How did Indonesia and Malaysia become majority-Muslim when they were once dominated by Hindu and Buddhist kingdoms?  r/AskHistorians.  “While Islam was spreading, Southeast Asia was experiencing other rapid changes in matters other than religion. Forests were cleared to make farms, while fishing villages turned into humongous cities within a few generations. People began to leave their villages and head out for the wider world. Animism tends to be localized and unpredictable, but Islam is true no matter where you go and says that no matter what, the pious go to Heaven and the evil fall to Hell. Islam was perhaps the most suitable religion in this brave new world.”

The couple who saved ancient China’s architectural treasures before they were lost forever.  Smithsonian Magazine.  “Liang and Lin—along with a half dozen or so other young scholars in the grandly named Institute for Research in Chinese Architecture—used the only information available, following stray leads in ancient texts, chasing up rumors and clues found in cave murals, even, in one case, an old folkloric song. It was, Liang later wrote, ‘like a blind man riding a blind horse.’ Despite the difficulties, the couple would go on to make a string of extraordinary discoveries in the 1930s, documenting almost 2,000 exquisitely carved temples, pagodas and monasteries that were on the verge of being lost forever.”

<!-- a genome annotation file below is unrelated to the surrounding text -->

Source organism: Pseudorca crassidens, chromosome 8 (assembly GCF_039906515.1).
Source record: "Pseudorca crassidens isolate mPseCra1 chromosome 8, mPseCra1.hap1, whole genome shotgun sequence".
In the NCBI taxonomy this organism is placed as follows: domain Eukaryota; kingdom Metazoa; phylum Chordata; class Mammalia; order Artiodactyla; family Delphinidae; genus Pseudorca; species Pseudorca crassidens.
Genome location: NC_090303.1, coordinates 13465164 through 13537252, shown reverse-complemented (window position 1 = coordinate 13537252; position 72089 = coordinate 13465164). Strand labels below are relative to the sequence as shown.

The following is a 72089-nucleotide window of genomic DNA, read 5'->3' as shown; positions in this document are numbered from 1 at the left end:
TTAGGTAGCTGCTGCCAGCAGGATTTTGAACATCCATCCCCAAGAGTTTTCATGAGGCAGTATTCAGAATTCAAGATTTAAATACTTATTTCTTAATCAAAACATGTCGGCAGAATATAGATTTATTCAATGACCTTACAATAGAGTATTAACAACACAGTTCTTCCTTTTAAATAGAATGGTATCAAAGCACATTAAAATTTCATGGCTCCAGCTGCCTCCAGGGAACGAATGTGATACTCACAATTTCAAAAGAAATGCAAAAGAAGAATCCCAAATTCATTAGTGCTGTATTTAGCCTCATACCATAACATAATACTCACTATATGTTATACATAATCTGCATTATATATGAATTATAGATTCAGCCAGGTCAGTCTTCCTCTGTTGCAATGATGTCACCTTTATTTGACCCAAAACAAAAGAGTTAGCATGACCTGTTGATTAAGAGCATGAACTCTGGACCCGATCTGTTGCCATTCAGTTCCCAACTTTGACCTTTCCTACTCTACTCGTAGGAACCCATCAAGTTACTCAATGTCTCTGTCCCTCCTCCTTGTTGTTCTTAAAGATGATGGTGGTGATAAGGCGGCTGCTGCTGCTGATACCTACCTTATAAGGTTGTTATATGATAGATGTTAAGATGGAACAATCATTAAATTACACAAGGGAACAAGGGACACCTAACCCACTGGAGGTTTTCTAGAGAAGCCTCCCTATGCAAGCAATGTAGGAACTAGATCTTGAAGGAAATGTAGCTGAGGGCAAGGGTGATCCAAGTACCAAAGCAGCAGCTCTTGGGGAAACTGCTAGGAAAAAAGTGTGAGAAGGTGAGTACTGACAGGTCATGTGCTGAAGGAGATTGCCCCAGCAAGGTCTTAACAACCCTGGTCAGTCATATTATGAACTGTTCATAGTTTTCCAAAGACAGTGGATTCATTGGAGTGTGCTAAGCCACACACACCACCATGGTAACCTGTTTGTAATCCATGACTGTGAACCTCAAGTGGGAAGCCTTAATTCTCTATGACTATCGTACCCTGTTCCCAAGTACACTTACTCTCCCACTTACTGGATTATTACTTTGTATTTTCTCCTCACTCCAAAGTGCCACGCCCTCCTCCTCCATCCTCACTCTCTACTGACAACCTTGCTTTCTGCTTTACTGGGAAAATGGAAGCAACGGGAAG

What would count as an explanation of the size of China? Marginal Revolution. “Currently there are over one billion Chinese in one political unit, and a bit of scattering.  And there are over one billion Europeans, spread in fairly significant numbers across about fifty political units.  How did such a fundamental difference come to pass?”